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Wilton School or, Harry Campbell's Revenge   By: (1848-1929)

Book cover

First Page:

[Frontispiece: "His eyes were greedily fixed on the book; then he would write a little, then look again, then write again. He was cribbing." WILTON SCHOOL, page 33.]

WILTON SCHOOL:

OR,

HARRY CAMPBELL'S REVENGE.

A Tale.

BY

FRED. E. WEATHERLY, B.A.,

AUTHOR OF "MURIEL, AND OTHER POEMS."

EDINBURGH:

W. P. NIMMO, HAY, & MITCHELL

1872

[Transcriber's note: In the original book, each page had its own header. In this e book, each chapter's headers have been collected into an introductory paragraph at the start of that chapter.]

TO

My Little Brothers,

ALFRED, ARTHUR, HERBERT,

LEWIS, AND CECIL,

I DEDICATE

THIS TALE.

CONTENTS.

CHAP.

I. A LONG GOOD BYE II. WHY THE SAD GOOD BYE WAS GIVEN III. SAD INFORMATION IV. WILTON SCHOOL V. MOTHER AND SON VI. INJURED INNOCENCE VII. A BOY FIGHT AT SCHOOL VIII. FRIENDS IN MISFORTUNE IX. HARRY PUT ON TRIAL X. SUNLIGHT XI. MOVING HOME XII. BULLYING XIII. FLIGHT XIV. AT SLEEP AT LAST XV. THE BITERS BIT XVI. BLEWCOME'S ROYAL MENAGERIE XVII. THE LOST FOUND XVIII. FATHER AND SON XIX. AT WILTON ONCE MORE XX. AVENGED AT LAST

ILLUSTRATIONS

"His eyes were greedily fixed on the book; then he would write a little, then look again, then write again. He was cribbing." . . . . . . . . . Frontispiece

"'Leave him to me,' said Warburton, a tall ungainly boy of fourteen, as boy after boy was eager to take the quarrel to himself."

"There he was, safe on the ground at last."

"He never uttered a word, but ate his breakfast, and enjoyed it thoroughly."

WILTON SCHOOL

CHAPTER I.

A LONG GOOD BYE.

Gathering shadows Harry's wonder Ambiguous A long good bye The anchor's weighed.

It was a sad evening in the little farm by the church of Wilton, yet very sweet and summer like without. Very sad it was in the low, dim, oak panelled parlour, whose diamonded window looked across the quiet churchyard, with its swinging wicket, its gravel path beneath green aisles of lindens, and all the countless

"Grassy barrows of the happier dead."

Very sad were those three sitters in the summer twilight, there, at the farm; for a good bye had to be said a long, long farewell between that weeping pale woman, and the stout sailor, her husband. And Harry, their blue eyed, sunny haired boy, did not understand what it all meant; why papa did not cheer mamma with hopes of soon coming home again why mamma did not try to console herself by saying, over and over, that he would soon come back, as she always used in the old days when papa had to go to sea. She had never cried so bitterly before, although these good byes had come so often. And now it made her cough; she seemed scarcely to have strength to cry. And papa, who was always so brave and stern, why was it even he could not stop the tears from rolling down his bronzed cheeks? And so Harry sat in the window seat, quite unable to understand the meaning of all the sorrow, and looked out of the window at the farmer's wife nursing her last baby in the orchard, and then at the old sexton in the churchyard throwing up the red earth, and wondered why he always whistled such a jovial tune, while he himself felt so sad.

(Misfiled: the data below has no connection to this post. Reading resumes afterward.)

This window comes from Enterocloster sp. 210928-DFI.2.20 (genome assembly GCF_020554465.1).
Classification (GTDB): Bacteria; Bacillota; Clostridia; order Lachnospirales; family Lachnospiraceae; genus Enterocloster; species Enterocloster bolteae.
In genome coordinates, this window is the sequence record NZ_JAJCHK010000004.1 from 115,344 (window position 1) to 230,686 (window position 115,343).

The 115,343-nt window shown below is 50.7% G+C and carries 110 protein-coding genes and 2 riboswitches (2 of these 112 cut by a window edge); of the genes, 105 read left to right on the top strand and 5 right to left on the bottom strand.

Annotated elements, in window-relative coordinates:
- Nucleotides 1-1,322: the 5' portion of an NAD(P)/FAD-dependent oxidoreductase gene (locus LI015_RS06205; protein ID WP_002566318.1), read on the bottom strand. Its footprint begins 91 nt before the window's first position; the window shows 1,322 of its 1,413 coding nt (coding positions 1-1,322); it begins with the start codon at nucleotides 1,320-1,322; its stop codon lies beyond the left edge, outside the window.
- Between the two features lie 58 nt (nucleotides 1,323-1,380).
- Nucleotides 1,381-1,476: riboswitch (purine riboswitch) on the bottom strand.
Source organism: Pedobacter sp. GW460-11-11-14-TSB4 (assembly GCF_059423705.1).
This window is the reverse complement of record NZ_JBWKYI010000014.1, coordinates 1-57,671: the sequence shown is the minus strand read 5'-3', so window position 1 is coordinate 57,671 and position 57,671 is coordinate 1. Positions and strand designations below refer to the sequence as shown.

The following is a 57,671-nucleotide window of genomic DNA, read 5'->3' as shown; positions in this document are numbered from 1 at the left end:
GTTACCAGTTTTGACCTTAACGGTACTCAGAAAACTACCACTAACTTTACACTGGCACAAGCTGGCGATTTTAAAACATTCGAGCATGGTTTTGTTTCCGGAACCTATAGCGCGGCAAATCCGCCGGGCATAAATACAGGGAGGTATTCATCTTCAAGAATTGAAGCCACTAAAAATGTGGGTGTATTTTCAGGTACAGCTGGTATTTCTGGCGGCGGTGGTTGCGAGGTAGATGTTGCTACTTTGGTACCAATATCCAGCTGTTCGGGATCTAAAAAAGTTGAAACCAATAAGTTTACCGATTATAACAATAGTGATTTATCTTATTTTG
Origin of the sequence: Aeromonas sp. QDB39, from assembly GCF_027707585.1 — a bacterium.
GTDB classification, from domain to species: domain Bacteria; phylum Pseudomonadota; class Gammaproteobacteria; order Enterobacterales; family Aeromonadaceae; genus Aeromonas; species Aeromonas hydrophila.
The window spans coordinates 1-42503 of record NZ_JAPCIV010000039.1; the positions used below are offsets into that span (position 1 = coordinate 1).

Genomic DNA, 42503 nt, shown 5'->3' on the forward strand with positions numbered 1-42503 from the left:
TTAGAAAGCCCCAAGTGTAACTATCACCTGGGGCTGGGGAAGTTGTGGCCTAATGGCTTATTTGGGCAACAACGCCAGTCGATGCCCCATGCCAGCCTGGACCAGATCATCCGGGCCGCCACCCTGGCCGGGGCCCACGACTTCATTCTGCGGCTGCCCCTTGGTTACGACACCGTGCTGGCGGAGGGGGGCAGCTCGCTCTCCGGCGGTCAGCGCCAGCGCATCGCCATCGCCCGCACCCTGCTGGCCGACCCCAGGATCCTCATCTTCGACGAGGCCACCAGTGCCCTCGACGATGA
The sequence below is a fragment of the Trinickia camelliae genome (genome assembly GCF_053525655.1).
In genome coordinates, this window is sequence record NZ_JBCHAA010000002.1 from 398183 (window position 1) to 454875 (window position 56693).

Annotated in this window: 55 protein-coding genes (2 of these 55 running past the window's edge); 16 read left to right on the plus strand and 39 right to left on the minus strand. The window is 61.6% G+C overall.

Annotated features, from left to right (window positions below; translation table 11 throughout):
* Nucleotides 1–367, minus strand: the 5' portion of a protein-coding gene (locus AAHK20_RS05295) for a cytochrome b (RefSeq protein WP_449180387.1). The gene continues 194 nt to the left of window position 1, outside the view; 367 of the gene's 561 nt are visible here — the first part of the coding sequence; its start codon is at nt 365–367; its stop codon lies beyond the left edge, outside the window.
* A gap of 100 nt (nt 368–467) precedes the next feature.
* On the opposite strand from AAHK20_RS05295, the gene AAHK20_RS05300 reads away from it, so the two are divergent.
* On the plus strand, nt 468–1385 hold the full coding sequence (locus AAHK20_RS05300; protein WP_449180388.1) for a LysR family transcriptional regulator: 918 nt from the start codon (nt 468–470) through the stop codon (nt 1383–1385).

And the evening drew on over the straggling village, weary with its long day's work. The last loaded waggon had passed down the lane by the farm; the last troop of tired hay makers had trudged gaily homewards; and with the deepening dusk the winds grew cooler, blowing in fresh, along the valley, from the sea.

And, all this while, poor Harry sat with his face pressed closely against the window pane; and his papa and mamma, apparently unheeding him, sat talking in the far dim corner of the room, while ever anon her great sobs broke the train of comforting words her husband strove to utter... Continue reading book >>




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